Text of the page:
The Ferguson factors are the considerations derived from a leading Mississippi case that courts now use to determine how to fairly divide property. They are: (1) substantial contribution to property accumulation; (2) spousal use or disposition of assets and distribution by agreement; (3) market and emotional value of assets; (4) value of each spouse’s separate estate; (5) tax consequences and legal consequences to third parties; (6) the extent to which property division can eliminate the need for alimony; (7) the needs of each spouse; (8) other factors which should be considered in equity.

There is actually no such thing as a “standard” visitation arrangement. Custody and visitation schedules are each unique, and can be structured around the families that will be living under them. Perhaps the most common situation is for the noncustodial parent to have visitation with their children every other weekend, with a night of visitation in the middle of the weeks in which they will not have weekend visitation. It is also common for parents to alternate holidays, and for each to have extended periods of time with the children in the summer.

An attorney the court appoints to represent the best interests of a child in a divorce or parental rights and responsibilities case.

Lump sum alimony is usually a one-time payment used to compensate one party who may not have benefitted as much as the other party during the process of equitable division of property.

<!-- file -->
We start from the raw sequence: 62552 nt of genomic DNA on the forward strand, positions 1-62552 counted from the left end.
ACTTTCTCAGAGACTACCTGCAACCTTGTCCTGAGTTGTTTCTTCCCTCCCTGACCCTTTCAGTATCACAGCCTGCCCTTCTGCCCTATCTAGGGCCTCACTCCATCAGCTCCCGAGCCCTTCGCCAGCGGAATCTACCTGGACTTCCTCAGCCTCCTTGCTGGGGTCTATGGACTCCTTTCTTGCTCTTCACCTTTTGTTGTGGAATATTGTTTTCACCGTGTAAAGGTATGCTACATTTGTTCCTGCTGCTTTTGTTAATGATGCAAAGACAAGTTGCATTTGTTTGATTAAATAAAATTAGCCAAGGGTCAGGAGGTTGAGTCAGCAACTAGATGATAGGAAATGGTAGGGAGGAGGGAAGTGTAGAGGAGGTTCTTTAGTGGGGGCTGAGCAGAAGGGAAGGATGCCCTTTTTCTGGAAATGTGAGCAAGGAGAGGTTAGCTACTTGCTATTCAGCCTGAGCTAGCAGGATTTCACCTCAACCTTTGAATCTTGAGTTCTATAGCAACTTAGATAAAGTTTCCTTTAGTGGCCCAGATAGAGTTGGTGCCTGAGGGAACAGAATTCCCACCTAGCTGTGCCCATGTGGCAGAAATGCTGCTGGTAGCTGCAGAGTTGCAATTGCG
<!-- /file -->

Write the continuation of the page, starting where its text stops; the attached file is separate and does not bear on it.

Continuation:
Permanent alimony is what most people think of as the traditional type of alimony—monthly payments awarded to take the place of the support given during marriage. It terminates at the death of either party or when the recipient remarries. It can also be modified based on changed circumstances.

A parent who has physical custody of their children is the parent with which the children live most of the time. Typically, one parent will have physical custody of the children, while their former spouse will have rights to periods of visitation with the kids. It is possible for parents to share joint physical custody of the children. Under these circumstances, the children typically spend an equal amount of time with each parent.

 Rehabilitative alimony is a specific type of alimony used to keep one spouse “on their feet” after a divorce and while that spouse prepares to re-enter the workforce. It allows a spouse who may not have been working for a period of time during the marriage to have stability in order to adjust to working again.

Reimbursement alimony repays one spouse for the support he or she gave the other spouse during the marriage. Common examples of this include when one spouse worked and supported the other spouse through school.

Marital property is property obtained during the marriage, whereas non-marital property is property given to one spouse through gift or inheritance. It is important to remember that courts presume property is marital unless one party proves it is non-marital by showing the property was given to that spouse by specific gift or inheritance.